Perelman School of Medicine at the University of Pennsylvania

Developmental Biology Training Grant

Training Related Activities

Besides graduate group specific activities, the Graduate Training Program in Developmental Biology offers trainees specifically designed activities. Currently, the program offers the Training Program specific activities listed below.

Annual Retreat of the Graduate Training Program in Developmental Biology

A day-long event that includes a keynote seminar from a prominent scientist in the field of developmental biology, research talks by current and former trainees, as well as informal round table discussion over lunch or dinner with the keynote speaker. Research talks are open to the entire Penn community, and Training Grant mentors are strongly encouraged to attend.

 

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Lunchtime meeting with PENN faculty

Trainees meet for an informal lunch with a faculty guest of their choosing. The intention is to promote informal discussions centered around the faculty’s field of research, how it relates to clinical issues, the translation of scientific discoveries to address medical problems, and to discuss general issues such as lab management or career path decisions.

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‘Show and Tell’ research day with talks and hands on experience

To provide trainees with the opportunity to hone their teaching skills, we hold a regular ‘research teaching day’ event. These half-day events will start off with research presentations by trainees with the focus on explaining the ‘why’ and ‘how’ of their thesis projects to other trainees. This will be followed by an ‘hands on’ lab experiences organized and led by each trainee. This portion varies dependent on the trainee’s project, but is aimed to complement the presentation with a lab experience.

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Professional development activities

Two types of activities will be held that are each designed to further professional development.

  1. Seminars with invited speakers.  This will include “Careers in Science” presentations with invited speakers who will discuss career options in, for example, federal research institutes such as the NIH, the FDA or the DOD; in industry; in small liberal arts institutions, or in scientific publishing. Whenever possible, we will draw from PENN alumni from BGS graduate programs. Speakers from Penn’s own Center of Technology Transfer will discuss careers in this area and in Intellectual Property. These events will be followed by a question and answer panel discussions, which will be extended into an informal lunch with the speaker and the trainees. BGS runs larger workshops with a similar intent, but although extremely valuable, these large events are not sufficiently informal to encourage a real dialogue between students and visitors.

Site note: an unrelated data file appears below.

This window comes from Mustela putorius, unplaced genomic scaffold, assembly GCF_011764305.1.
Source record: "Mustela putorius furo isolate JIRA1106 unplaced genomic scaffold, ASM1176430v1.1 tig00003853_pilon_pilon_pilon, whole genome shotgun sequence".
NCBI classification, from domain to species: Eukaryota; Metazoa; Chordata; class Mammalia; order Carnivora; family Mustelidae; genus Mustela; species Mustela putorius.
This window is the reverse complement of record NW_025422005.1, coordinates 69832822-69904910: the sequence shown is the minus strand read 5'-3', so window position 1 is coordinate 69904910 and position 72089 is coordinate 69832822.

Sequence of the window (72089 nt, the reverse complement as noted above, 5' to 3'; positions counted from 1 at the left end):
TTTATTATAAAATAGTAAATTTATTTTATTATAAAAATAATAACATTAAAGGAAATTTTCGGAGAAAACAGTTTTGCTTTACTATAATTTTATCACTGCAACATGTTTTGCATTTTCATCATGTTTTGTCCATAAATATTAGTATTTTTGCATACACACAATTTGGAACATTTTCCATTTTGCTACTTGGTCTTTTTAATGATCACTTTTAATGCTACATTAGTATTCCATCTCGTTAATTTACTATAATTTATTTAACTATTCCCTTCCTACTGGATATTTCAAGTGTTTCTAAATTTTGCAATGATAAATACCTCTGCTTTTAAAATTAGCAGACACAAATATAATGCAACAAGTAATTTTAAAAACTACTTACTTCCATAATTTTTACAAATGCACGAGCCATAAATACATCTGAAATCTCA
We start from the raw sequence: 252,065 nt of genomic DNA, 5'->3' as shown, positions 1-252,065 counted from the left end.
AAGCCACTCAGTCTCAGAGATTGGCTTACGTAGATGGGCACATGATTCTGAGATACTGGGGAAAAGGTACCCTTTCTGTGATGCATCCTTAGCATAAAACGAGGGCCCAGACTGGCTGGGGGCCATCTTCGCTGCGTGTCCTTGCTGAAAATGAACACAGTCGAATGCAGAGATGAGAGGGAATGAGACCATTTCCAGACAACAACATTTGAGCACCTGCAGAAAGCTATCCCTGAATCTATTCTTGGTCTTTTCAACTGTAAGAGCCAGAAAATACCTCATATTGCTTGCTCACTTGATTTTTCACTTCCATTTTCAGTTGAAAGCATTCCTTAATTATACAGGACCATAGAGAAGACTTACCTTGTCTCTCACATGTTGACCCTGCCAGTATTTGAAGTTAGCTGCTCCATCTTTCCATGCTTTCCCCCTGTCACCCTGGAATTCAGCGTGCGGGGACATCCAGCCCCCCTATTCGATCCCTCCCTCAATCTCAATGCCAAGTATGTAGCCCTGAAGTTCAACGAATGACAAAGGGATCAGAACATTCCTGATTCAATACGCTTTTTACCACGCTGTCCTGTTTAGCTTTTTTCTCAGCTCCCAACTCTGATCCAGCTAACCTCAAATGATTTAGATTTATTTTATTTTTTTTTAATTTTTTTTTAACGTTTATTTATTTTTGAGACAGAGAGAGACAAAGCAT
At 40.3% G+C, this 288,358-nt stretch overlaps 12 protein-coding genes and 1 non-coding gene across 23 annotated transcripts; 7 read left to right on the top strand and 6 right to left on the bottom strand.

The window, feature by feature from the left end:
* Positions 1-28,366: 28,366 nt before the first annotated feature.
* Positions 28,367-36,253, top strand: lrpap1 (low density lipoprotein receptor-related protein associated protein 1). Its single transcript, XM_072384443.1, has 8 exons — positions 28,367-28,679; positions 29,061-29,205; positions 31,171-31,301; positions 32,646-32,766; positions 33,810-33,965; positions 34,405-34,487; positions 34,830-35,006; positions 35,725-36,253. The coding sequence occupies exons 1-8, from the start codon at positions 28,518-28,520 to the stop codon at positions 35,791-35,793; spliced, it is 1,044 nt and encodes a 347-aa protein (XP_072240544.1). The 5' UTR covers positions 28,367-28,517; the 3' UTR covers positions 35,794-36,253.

2. Mini-writing course (5 x 2 hour meetings) to further develop trainees’s writings skills. This mini-course will discuss most chapters of “Style The Basics of Clarity and Grace” by Williams and Colomb. While graduate students in various graduate programs are offered writing classes, this mini-course will move beyond reviewing the rules of writing, and focus on two aspects critical for 3 and 4th year graduate students: how to write abstracts for a meeting (concise writing), and writing a scientific manuscript. Trainees will apply the learned rules and concepts to samples, which will be discussed and critiqued as a group.

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Internship for trainees

This is a weeklong internship to explore different facets of working in translational, non-academic, or other career tracks. Trainees  will have the opportunity to 'shadow’  professionals in the pharmaceutical/ biotech sector, scientific publishing or intellectual property sector. This is not meant to be a research experience, but rather to provide a practical understanding of what a typical week entails in this very different environment and provide a unique opportunity for ‘networking’ and establishing contacts outside the academic environment.  We will let the interests of the students guide us to select meaningful shadowing opportunities.

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Individual career development plan

Currently, all UPENN trainees are required to develop and review annually an Individual Development Plan (http://myidp.sciencecareers.org/) with their thesis mentors. The training grant directors meet with each trainee once a year to provide an additional platform to discuss each student's immediate and long-term goals.

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Previous Activities

11/10/2015 'Show & Tell' Presentations Presenters: Patti Murphy, Katy Ong and Sheng Tang
11/13/2015 Professional development activity Guest: Dr. Tony Wiemelt
01/22/2016 Professional development activity Guests: Drs. Alison Dell and Jodi Shottenfeld-Roames
01/26/2016 Annual Retreat Guest: Dr. Rebecca Burdine, Princeton University
05/23/2016 'Show & Tell' Presentations Presenters: Danielle Sanchez and Joe Zinski
09/09/2016 Professional development activity Guests: Drs. Valerie Schneider and Keith Mintzer
11/04/2016 Professional development activity Guests: Drs. Laura Gordon and Mark Engleka
11/07/2016 'Show & Tell' Presentations Presenters: Hannah Greenfeld and Terra Kuhn
12/02/2016 Professional development activity Merck Visit — Hosts: Drs. Julie Waterbury and Stephanie O'Connors
01/11/2017 Annual Retreat Guest: Dr. Alexander Schier, Harvard University
03/27/2017 'Show & Tell' Presentations Presenters: Tanner Robertson and Ryan Cheng
11/14/2017 'Show & Tell' Presentations Presenters: Aimee Juan and Samantha Russell
01/19/2018 Annual Retreat Guest: Dr. Blanche Capel, Duke University

 

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